My American brothers and sisters, please stop.  Stop speaking heartlessly; stop acting selfishly; stop worshiping your country; stop discriminating based on nationality; stop discarding, belittling, and ignoring your neighbors; stop your crummy attitudes.  My dear brothers and sisters, love your neighbor as you love yourself; for without love you are nothing.

 

 

Should a President Violate the Constitution?


Yesterday President Obama hit the hornets’ nest as far as illegal immigration is concerned. He announced that for illegal immigrants under the age of 30 who entered our nation before they were 16 years old (generally by a parent or adult) would not be threatened with deportation. How can the President single-handedly pass laws and forgo the legislative branch? Well, he can’t, but being the executive branch he can choose not to act on certain laws. Thus, the law hasn’t changed, but the enforcement of the law has changed. While people want to act as though Mr. Obama is ruining our Constitution by doing this, the reality is this has happened quite a few times in our nation’s history (it happens most-often when a president involves us in a police action without consulting Congressional support for a declaration of war). Regardless, the frequency of when it happens or even if this is the first time in United States history that a president has so boldly forgone another branch of government (those of Cherokee ancestry are currently thinking of another time when this happened) is quite irrelevant; what matters is if Mr. Obama is right or wrong in his action.

I must state emphatically that the Constitution divided the branches of government for a reason, thus it is best to follow those branches in almost every situation. The aforementioned link to Andrew Jackson and his usurping of the Supreme Court is a perfect example of why the branches ought to respect each other’s authority. But what about when the branches are wrong? What about when both Congress and the Supreme Court rule that slavery or segregation are ruled as okay within the parameters of the law? Wouldn’t we argue that the Executive branch has a moral obligation to the citizens of the nation to find some way to usurp the two other branches? I would argue that when neither branch will support what is naturally right, the third branch always has the obligation to do all it can to usurp the other two branches so that what is naturally right is recognized.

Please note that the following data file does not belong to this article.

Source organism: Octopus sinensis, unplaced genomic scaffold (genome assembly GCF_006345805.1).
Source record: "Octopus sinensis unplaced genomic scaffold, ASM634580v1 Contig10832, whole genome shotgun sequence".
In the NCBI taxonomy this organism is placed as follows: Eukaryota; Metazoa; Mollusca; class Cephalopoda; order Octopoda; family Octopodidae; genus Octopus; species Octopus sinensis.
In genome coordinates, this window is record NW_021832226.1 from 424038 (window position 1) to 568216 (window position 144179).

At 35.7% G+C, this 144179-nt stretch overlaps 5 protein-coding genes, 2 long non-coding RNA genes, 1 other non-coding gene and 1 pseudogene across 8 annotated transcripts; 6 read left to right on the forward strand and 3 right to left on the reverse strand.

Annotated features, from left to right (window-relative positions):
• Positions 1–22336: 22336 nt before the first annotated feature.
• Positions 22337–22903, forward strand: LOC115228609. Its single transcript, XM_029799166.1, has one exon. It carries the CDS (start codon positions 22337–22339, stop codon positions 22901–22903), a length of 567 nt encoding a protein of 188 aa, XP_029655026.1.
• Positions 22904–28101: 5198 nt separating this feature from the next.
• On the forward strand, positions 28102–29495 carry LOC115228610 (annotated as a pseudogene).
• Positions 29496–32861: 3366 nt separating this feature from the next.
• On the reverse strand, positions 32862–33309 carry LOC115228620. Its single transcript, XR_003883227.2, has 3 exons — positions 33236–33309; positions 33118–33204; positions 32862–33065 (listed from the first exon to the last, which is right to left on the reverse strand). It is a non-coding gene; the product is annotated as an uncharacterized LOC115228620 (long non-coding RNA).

Now again, I haven’t made a case for what Mr. Obama did (yet), so before jumping ahead to leave a comment it’s best to keep reading – this post is more about Natural Law vs. the Constitution than it is about what the President said (although what he said provides a great backdrop).

Some might argue that if we hold Natural Law above the Constitution then the point of a Constitution is nullified. If any judge, president, or congressional body deems a law wrong and can simply act against it, then why divide the powers? The reason, however, is that the Constitution is itself already an outpouring of Natural Law, so when the application of the Constitution comes into conflict with Natural Law, one is not acting against the Constitution per se. The Constitution is constructed in a way that most applications of the document are consistent with the document. However, when the intent of the Constitution is violated then those sworn to protect the integrity of the Constitution have the duty to uphold it, even if that means they are unfaithful in other aspects (i.e. if two branches decide to outlaw Islam, then the other branch has the obligation to usurp the other two branches; to be faithful to the intent of the Constitution, which is to prevent tyranny, the Constitution must be breached).

In other matters we have no problem with people acting against the Constitution. For instance, what if tomorrow Congress decided to detain anyone who looked like an Arab in the name of national security? What if after many challenges the Supreme Court ruled that this law was fitting with the Constitution because it’s “reasonable” considering the security threat? Would the power of the Constitution – a document made by man – trump the moral law of God? All except legal positivists and the strictest of deontologists would argue that the Executive branch (the President) would have the moral obligation to not enforce the law.

Thus, there are cases where the President is not only justified in violating the Constitution and the separation of powers, but is under a moral obligation to do so. The question presented to us now is whether or not Mr. Obama found himself in that situation when he made his declaration.